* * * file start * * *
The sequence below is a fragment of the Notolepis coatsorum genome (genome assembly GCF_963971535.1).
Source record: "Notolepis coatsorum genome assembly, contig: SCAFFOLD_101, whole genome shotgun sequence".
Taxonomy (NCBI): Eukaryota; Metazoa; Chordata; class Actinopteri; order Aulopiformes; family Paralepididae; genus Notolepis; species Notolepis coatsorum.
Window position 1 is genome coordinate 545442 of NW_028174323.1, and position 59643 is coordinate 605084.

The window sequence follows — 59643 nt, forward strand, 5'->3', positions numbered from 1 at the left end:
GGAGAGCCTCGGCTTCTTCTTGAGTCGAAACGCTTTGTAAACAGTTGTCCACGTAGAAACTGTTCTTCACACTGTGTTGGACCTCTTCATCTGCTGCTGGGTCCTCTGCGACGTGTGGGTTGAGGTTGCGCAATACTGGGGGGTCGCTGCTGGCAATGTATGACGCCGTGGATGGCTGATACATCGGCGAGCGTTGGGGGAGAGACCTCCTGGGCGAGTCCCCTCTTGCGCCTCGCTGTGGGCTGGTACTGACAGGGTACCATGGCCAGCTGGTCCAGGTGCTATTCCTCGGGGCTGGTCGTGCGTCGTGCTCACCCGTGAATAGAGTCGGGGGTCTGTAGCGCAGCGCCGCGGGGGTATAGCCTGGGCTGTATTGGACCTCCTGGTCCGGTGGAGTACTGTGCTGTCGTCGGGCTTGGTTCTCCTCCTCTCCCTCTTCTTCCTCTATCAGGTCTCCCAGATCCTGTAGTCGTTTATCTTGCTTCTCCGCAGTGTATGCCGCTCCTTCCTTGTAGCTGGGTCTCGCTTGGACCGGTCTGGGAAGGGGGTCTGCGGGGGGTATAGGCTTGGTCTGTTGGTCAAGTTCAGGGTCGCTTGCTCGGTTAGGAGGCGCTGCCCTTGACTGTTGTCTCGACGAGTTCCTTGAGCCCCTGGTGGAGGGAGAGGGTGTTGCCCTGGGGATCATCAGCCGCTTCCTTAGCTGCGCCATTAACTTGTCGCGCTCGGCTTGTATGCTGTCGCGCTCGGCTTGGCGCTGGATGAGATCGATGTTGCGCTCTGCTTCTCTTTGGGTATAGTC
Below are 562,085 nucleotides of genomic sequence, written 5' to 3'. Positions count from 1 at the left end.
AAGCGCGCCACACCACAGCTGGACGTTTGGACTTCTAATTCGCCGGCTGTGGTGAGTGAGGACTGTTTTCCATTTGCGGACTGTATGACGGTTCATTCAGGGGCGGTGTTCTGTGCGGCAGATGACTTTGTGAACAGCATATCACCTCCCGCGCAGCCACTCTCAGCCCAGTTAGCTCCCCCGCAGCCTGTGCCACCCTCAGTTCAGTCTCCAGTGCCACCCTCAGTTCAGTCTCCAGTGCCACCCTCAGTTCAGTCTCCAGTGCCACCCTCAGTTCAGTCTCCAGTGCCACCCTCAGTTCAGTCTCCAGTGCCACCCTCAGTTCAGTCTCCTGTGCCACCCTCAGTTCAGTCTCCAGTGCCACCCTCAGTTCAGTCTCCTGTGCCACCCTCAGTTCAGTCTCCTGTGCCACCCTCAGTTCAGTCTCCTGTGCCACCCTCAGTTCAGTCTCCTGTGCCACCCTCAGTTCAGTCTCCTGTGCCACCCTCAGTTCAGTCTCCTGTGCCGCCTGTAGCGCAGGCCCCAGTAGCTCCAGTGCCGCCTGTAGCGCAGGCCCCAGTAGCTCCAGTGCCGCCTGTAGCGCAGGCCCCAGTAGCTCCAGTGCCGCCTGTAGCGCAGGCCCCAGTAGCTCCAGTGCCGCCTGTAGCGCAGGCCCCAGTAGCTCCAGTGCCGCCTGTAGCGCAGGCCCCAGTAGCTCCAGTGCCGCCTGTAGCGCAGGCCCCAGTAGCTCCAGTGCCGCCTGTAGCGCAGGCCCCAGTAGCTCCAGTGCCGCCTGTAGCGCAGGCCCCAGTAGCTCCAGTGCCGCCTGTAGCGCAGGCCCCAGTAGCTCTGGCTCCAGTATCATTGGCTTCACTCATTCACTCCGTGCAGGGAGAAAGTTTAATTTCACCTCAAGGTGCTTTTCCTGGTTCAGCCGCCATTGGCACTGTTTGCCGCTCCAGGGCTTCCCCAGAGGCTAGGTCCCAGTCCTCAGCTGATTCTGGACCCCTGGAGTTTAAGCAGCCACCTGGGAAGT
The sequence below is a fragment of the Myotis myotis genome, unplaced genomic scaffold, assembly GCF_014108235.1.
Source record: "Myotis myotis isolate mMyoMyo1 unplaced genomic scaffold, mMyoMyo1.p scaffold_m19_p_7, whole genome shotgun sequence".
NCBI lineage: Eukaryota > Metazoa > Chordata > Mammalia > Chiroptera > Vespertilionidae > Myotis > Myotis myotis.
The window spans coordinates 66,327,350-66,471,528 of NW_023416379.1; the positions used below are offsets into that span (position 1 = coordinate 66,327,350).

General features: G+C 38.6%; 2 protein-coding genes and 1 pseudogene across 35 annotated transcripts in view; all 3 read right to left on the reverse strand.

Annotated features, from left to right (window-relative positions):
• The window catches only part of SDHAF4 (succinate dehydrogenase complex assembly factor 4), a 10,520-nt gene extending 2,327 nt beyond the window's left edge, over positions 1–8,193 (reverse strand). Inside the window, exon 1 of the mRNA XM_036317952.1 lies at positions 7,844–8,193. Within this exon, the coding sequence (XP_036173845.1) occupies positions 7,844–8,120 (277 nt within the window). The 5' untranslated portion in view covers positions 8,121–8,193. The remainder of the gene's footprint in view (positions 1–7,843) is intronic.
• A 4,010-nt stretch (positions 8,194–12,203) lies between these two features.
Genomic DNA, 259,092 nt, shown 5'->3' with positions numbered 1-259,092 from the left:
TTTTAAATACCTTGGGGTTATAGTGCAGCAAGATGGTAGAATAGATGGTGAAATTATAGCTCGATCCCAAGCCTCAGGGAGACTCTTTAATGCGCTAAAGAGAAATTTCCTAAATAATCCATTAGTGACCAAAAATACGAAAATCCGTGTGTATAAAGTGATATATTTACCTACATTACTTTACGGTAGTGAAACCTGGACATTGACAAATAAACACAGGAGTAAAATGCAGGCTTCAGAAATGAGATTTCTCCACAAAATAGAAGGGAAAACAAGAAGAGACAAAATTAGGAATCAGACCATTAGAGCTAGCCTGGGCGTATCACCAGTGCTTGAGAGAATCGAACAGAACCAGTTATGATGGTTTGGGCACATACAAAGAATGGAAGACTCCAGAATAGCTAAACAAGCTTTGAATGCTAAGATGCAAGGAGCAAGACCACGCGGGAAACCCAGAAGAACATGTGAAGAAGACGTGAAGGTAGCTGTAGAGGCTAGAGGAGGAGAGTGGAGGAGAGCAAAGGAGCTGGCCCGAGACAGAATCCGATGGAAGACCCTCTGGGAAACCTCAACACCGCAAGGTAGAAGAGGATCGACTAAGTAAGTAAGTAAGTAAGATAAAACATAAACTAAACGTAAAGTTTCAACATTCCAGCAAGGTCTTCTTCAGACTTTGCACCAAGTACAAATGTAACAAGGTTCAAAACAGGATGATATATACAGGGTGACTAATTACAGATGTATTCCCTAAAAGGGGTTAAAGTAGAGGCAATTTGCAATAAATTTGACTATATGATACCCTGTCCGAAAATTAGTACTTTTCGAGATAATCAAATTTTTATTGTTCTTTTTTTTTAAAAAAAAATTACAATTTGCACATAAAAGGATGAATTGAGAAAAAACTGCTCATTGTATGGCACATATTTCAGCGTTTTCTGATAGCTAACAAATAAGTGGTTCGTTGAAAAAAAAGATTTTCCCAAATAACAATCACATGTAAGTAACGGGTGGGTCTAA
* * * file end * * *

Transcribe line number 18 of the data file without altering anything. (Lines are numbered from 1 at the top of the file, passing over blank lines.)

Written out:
TTTTAAATACCTTGGGGTTATAGTGCAGCAAGATGGTAGAATAGATGGTGAAATTATAGCTCGATCCCAAGCCTCAGGGAGACTCTTTAATGCGCTAAAGAGAAATTTCCTAAATAATCCATTAGTGACCAAAAATACGAAAATCCGTGTGTATAAAGTGATATATTTACCTACATTACTTTACGGTAGTGAAACCTGGACATTGACAAATAAACACAGGAGTAAAATGCAGGCTTCAGAAATGAGATTTCTCCACAAAATAGAAGGGAAAACAAGAAGAGACAAAATTAGGAATCAGACCATTAGAGCTAGCCTGGGCGTATCACCAGTGCTTGAGAGAATCGAACAGAACCAGTTATGATGGTTTGGGCACATACAAAGAATGGAAGACTCCAGAATAGCTAAACAAGCTTTGAATGCTAAGATGCAAGGAGCAAGACCACGCGGGAAACCCAGAAGAACATGTGAAGAAGACGTGAAGGTAGCTGTAGAGGCTAGAGGAGGAGAGTGGAGGAGAGCAAAGGAGCTGGCCCGAGACAGAATCCGATGGAAGACCCTCTGGGAAACCTCAACACCGCAAGGTAGAAGAGGATCGACTAAGTAAGTAAGTAAGTAAGATAAAACATAAACTAAACGTAAAGTTTCAACATTCCAGCAAGGTCTTCTTCAGACTTTGCACCAAGTACAAATGTAACAAGGTTCAAAACAGGATGATATATACAGGGTGACTAATTACAGATGTATTCCCTAAAAGGGGTTAAAGTAGAGGCAATTTGCAATAAATTTGACTATATGATACCCTGTCCGAAAATTAGTACTTTTCGAGATAATCAAATTTTTATTGTTCTTTTTTTTTAAAAAAAAATTACAATTTGCACATAAAAGGATGAATTGAGAAAAAACTGCTCATTGTATGGCACATATTTCAGCGTTTTCTGATAGCTAACAAATAAGTGGTTCGTTGAAAAAAAAGATTTTCCCAAATAACAATCACATGTAAGTAACGGGTGGGTCTAA